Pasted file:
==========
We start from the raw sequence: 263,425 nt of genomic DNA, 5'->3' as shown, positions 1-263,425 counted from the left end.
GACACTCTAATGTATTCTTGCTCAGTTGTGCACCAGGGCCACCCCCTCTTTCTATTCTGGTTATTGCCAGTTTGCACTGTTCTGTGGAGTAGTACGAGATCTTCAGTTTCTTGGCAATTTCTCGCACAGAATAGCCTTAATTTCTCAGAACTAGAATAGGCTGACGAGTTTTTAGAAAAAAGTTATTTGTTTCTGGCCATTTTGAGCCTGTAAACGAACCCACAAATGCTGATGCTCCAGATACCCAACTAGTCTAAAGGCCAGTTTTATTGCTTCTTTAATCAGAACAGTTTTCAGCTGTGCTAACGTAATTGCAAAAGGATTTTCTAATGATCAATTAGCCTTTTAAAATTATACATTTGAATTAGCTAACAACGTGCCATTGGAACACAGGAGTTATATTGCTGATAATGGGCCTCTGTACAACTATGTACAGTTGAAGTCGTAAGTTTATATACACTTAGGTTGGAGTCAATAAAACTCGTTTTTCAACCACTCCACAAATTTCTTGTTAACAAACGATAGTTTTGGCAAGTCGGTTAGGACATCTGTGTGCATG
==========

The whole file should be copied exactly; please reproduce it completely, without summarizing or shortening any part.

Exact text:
We start from the raw sequence: 263,425 nt of genomic DNA, 5'->3' as shown, positions 1-263,425 counted from the left end.
GACACTCTAATGTATTCTTGCTCAGTTGTGCACCAGGGCCACCCCCTCTTTCTATTCTGGTTATTGCCAGTTTGCACTGTTCTGTGGAGTAGTACGAGATCTTCAGTTTCTTGGCAATTTCTCGCACAGAATAGCCTTAATTTCTCAGAACTAGAATAGGCTGACGAGTTTTTAGAAAAAAGTTATTTGTTTCTGGCCATTTTGAGCCTGTAAACGAACCCACAAATGCTGATGCTCCAGATACCCAACTAGTCTAAAGGCCAGTTTTATTGCTTCTTTAATCAGAACAGTTTTCAGCTGTGCTAACGTAATTGCAAAAGGATTTTCTAATGATCAATTAGCCTTTTAAAATTATACATTTGAATTAGCTAACAACGTGCCATTGGAACACAGGAGTTATATTGCTGATAATGGGCCTCTGTACAACTATGTACAGTTGAAGTCGTAAGTTTATATACACTTAGGTTGGAGTCAATAAAACTCGTTTTTCAACCACTCCACAAATTTCTTGTTAACAAACGATAGTTTTGGCAAGTCGGTTAGGACATCTGTGTGCATG